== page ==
How To Tell Spell-binding Tales
Reprinted as seen in the July + August 2011 Issue of Washington Trails Magazine, written by Chris Wall and illustrated by Niki Sherey.
“After a 26-mile day on the PCT, I'd crossed into the Pasayaten Wilderness from Windy Pass. I made camp under a moonless sky then wolfed down a bland pasta dinner. Exhausted I crawled into my tent. About 3 a.m. I was startled awake by a 'thud, thud, thud' sound. Mind reeling with explanations, I gratefully recognized the sound deer make when they bound through the forest.
Relieved, I settled back down and just as I was drifting asleep my mind curiously inquired, 'What spooked the deer?'. Lovely. Then, chillingly, I heard a deep, long, rattling sigh echo from the forest. It didn’t sound too far away either. Combating the prickling sensation on the back of my neck, I rationalized about how the mind plays tricks on you when you spend a lot of time by yourself. The sighing was unnerving enough but then I saw something truly bewildering.
There appeared to be a luminous green glow coming from somewhere nearby. My blood ran cold. Pondering the feeble protection that tent fabric provides, I watched larch tree silhouettes shift eerily on my tent walls as the light got closer, brighter. The sighing was very loud now and the green glow was bobbing just a few feet away...”
The origins of storytelling have become lost in the mists of time. The oldest physical evidence are the 30,000 year old animal paintings in the Chauvet cave of Southern France. However the practice is far, far older likely dating back to the time people first learned how to speak.
Storytelling is as natural to humanity as eating and breathing. It's unique to the human species (as far as we know) and is deeply tied to the development of every culture on earth. And fortunately for us, it’s fun and easy to learn.
Most of us use storytelling techniques everyday as we share funny experiences or the highlights of our day. With a few tweaks here and there, these skills can blossom and you'll find yourself captivating any fireside gathering with your tales.
First, you have to choose a story and make sure its one you really love. It's got to be the type of story that you can't wait to share with someone else. It can be fictional, true or even a personal experience. Story in hand, find a quiet place and read it aloud. Pay special attention to key points in the story that are worth memorizing (e.g. songs, sounds, certain phrases). Make notes about the structure and plot progression of the story.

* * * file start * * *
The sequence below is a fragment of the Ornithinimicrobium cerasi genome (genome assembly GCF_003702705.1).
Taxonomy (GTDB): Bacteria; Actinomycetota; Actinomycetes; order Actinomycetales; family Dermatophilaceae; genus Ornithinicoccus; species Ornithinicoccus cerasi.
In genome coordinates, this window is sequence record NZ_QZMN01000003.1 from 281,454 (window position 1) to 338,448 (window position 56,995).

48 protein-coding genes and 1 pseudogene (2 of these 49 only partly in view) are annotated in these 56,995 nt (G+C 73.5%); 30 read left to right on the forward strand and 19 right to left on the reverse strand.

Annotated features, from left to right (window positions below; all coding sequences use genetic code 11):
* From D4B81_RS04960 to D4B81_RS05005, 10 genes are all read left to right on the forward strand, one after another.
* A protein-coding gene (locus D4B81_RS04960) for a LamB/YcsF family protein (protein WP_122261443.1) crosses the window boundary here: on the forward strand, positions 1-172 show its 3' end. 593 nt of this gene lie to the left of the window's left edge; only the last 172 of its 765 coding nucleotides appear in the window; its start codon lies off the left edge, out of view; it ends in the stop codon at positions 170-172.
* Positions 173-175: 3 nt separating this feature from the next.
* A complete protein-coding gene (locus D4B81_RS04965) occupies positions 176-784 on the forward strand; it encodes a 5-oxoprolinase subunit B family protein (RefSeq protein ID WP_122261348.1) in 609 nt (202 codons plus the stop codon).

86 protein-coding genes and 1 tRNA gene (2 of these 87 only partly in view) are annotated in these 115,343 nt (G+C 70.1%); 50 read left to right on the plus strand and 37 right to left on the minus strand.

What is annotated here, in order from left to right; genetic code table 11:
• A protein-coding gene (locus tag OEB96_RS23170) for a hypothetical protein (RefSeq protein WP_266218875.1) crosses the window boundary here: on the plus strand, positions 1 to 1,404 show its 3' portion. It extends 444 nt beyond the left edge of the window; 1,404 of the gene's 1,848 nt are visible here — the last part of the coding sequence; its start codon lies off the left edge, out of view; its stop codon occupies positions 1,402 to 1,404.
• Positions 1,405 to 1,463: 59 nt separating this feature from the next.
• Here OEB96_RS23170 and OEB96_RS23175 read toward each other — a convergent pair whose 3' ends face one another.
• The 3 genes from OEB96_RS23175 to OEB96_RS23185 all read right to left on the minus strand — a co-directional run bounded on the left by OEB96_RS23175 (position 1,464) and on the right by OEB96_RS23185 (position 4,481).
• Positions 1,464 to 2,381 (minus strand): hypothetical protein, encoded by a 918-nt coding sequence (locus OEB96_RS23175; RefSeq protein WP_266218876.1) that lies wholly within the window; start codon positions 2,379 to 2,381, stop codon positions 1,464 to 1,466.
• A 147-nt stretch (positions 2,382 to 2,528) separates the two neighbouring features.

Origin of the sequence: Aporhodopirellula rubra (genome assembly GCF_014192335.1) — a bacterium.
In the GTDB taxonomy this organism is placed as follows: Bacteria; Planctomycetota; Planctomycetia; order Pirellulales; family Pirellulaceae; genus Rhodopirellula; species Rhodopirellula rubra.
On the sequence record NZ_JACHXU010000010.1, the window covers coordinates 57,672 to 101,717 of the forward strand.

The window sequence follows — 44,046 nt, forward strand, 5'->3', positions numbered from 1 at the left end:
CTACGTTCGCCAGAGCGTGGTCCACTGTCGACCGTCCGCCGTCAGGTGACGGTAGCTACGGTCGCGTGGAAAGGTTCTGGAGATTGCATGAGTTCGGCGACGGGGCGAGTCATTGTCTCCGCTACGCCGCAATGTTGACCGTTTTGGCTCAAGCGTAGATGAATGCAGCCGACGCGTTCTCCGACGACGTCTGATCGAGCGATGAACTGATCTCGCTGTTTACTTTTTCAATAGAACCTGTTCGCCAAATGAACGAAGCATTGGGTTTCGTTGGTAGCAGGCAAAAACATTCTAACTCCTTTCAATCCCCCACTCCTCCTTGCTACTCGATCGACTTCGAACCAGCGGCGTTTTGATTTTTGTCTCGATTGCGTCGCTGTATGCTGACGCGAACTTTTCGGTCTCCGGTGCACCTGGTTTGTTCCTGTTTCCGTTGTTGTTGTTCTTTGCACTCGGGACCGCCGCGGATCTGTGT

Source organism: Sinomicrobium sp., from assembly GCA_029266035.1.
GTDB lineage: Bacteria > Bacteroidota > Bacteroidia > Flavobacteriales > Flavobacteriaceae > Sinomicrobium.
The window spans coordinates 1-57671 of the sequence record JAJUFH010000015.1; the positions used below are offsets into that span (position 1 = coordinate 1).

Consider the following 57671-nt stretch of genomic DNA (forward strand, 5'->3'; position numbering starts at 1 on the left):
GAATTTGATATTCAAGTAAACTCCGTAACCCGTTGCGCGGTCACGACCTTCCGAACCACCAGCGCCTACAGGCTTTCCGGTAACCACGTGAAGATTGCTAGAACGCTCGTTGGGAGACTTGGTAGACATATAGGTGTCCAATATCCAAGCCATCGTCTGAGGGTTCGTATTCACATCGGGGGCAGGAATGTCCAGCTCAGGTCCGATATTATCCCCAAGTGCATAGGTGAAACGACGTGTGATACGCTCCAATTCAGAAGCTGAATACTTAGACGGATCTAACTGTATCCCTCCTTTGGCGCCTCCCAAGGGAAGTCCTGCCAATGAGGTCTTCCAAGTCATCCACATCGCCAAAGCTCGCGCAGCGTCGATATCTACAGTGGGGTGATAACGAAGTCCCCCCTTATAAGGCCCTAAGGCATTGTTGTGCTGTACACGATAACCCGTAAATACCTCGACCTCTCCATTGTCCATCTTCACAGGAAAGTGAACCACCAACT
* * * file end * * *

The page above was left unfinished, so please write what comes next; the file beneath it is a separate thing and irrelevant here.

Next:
Once you've read it through, try and tell it from memory referring to original only if needed. Upon finishing, review the story and note any important details you left out. Tell the story again from memory. After you've made it through the second time, reevaluate how true to the story you were.
Now you are ready for an audience. For your first attempt keep a few things in mind. Relax! Stories are malleable so it's not a big deal if you leave something out or if you embellish a little. Try to stay true to the original story and theme but know each storyteller leaves a bit of his or her personality in the story with each telling. Give it your best shot but in the end just have fun with it. The best storytellers leave an audience thinking about the story well after they have finished.
With a few storytelling experiences under your belt you'll realize ways to improve your skills. The more stories you tell, the better a storyteller you will become. Just remember that you are providing entertainment and challenge yourself to read and respond to the reactions of your audience. Storytelling is an art form but it an art form that anyone can be good at with a little practice.
If you take the time to learn a few stories well, you can provide an entertaining experience anywhere at anytime. I encourage you to break out your new storytelling skills at your next fire or stove-side gathering. The best thing about it is it won’t add any weight to your backpack!
The Storyteller's Startup Book by Margaret Read MacDonald
Creative Storytelling: Building Community, Changing Lives by Jack Zipes
World Tales collected by Idries Shah
Earth Care by Margaret Read MacDonald
Spirit of the Cedar People by Chief Lelooska and Christine Normandin
Strange Monsters of the Pacific Northwest by Michael Newton
Special thanks to Ed Sheridan for his resource suggestions.